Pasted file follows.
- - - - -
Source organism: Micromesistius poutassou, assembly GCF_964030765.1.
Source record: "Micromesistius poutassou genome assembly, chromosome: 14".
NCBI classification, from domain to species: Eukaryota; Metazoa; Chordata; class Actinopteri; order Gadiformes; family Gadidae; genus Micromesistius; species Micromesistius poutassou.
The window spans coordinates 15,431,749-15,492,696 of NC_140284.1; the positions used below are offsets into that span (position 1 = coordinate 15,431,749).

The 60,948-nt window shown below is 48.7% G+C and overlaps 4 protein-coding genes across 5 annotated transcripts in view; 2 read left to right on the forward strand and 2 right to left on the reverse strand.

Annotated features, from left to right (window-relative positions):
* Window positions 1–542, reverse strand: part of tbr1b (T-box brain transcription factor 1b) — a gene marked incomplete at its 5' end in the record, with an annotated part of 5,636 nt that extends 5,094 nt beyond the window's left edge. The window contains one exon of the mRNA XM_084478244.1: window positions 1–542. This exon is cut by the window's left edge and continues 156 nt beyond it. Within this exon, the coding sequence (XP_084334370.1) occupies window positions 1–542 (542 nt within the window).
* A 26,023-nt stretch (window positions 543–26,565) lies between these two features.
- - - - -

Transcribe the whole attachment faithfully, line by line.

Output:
Source organism: Micromesistius poutassou, assembly GCF_964030765.1.
Source record: "Micromesistius poutassou genome assembly, chromosome: 14".
NCBI classification, from domain to species: Eukaryota; Metazoa; Chordata; class Actinopteri; order Gadiformes; family Gadidae; genus Micromesistius; species Micromesistius poutassou.
The window spans coordinates 15,431,749-15,492,696 of NC_140284.1; the positions used below are offsets into that span (position 1 = coordinate 15,431,749).

The 60,948-nt window shown below is 48.7% G+C and overlaps 4 protein-coding genes across 5 annotated transcripts in view; 2 read left to right on the forward strand and 2 right to left on the reverse strand.

Annotated features, from left to right (window-relative positions):
* Window positions 1–542, reverse strand: part of tbr1b (T-box brain transcription factor 1b) — a gene marked incomplete at its 5' end in the record, with an annotated part of 5,636 nt that extends 5,094 nt beyond the window's left edge. The window contains one exon of the mRNA XM_084478244.1: window positions 1–542. This exon is cut by the window's left edge and continues 156 nt beyond it. Within this exon, the coding sequence (XP_084334370.1) occupies window positions 1–542 (542 nt within the window).
* A 26,023-nt stretch (window positions 543–26,565) lies between these two features.